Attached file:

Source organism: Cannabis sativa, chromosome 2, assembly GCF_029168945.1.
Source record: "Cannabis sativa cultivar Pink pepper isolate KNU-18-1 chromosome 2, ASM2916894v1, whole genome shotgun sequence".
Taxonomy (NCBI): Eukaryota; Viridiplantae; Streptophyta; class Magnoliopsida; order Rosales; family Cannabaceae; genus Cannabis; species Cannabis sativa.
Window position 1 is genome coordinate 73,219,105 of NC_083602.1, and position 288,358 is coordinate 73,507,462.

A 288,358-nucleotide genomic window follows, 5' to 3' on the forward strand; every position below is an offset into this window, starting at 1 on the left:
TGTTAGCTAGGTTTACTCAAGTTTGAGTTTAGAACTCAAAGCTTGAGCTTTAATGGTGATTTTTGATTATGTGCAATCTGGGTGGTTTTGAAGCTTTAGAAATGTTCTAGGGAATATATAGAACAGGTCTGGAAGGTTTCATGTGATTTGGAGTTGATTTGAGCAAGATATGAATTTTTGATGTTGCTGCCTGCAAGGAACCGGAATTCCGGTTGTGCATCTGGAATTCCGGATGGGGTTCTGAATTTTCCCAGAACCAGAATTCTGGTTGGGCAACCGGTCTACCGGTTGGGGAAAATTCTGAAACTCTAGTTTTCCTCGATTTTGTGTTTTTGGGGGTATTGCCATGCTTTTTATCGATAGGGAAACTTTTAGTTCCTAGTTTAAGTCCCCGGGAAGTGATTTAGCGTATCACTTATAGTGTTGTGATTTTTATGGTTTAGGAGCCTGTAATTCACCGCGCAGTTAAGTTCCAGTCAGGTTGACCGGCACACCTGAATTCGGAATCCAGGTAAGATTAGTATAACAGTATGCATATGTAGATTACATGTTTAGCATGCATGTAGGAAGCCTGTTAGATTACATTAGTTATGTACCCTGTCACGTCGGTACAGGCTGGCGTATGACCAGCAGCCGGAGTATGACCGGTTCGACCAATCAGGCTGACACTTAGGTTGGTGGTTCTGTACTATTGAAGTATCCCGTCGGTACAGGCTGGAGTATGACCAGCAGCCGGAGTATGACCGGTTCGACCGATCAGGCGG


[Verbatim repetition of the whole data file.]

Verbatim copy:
Source organism: Cannabis sativa, chromosome 2, assembly GCF_029168945.1.
Source record: "Cannabis sativa cultivar Pink pepper isolate KNU-18-1 chromosome 2, ASM2916894v1, whole genome shotgun sequence".
Taxonomy (NCBI): Eukaryota; Viridiplantae; Streptophyta; class Magnoliopsida; order Rosales; family Cannabaceae; genus Cannabis; species Cannabis sativa.
Window position 1 is genome coordinate 73,219,105 of NC_083602.1, and position 288,358 is coordinate 73,507,462.

A 288,358-nucleotide genomic window follows, 5' to 3' on the forward strand; every position below is an offset into this window, starting at 1 on the left:
TGTTAGCTAGGTTTACTCAAGTTTGAGTTTAGAACTCAAAGCTTGAGCTTTAATGGTGATTTTTGATTATGTGCAATCTGGGTGGTTTTGAAGCTTTAGAAATGTTCTAGGGAATATATAGAACAGGTCTGGAAGGTTTCATGTGATTTGGAGTTGATTTGAGCAAGATATGAATTTTTGATGTTGCTGCCTGCAAGGAACCGGAATTCCGGTTGTGCATCTGGAATTCCGGATGGGGTTCTGAATTTTCCCAGAACCAGAATTCTGGTTGGGCAACCGGTCTACCGGTTGGGGAAAATTCTGAAACTCTAGTTTTCCTCGATTTTGTGTTTTTGGGGGTATTGCCATGCTTTTTATCGATAGGGAAACTTTTAGTTCCTAGTTTAAGTCCCCGGGAAGTGATTTAGCGTATCACTTATAGTGTTGTGATTTTTATGGTTTAGGAGCCTGTAATTCACCGCGCAGTTAAGTTCCAGTCAGGTTGACCGGCACACCTGAATTCGGAATCCAGGTAAGATTAGTATAACAGTATGCATATGTAGATTACATGTTTAGCATGCATGTAGGAAGCCTGTTAGATTACATTAGTTATGTACCCTGTCACGTCGGTACAGGCTGGCGTATGACCAGCAGCCGGAGTATGACCGGTTCGACCAATCAGGCTGACACTTAGGTTGGTGGTTCTGTACTATTGAAGTATCCCGTCGGTACAGGCTGGAGTATGACCAGCAGCCGGAGTATGACCGGTTCGACCGATCAGGCGG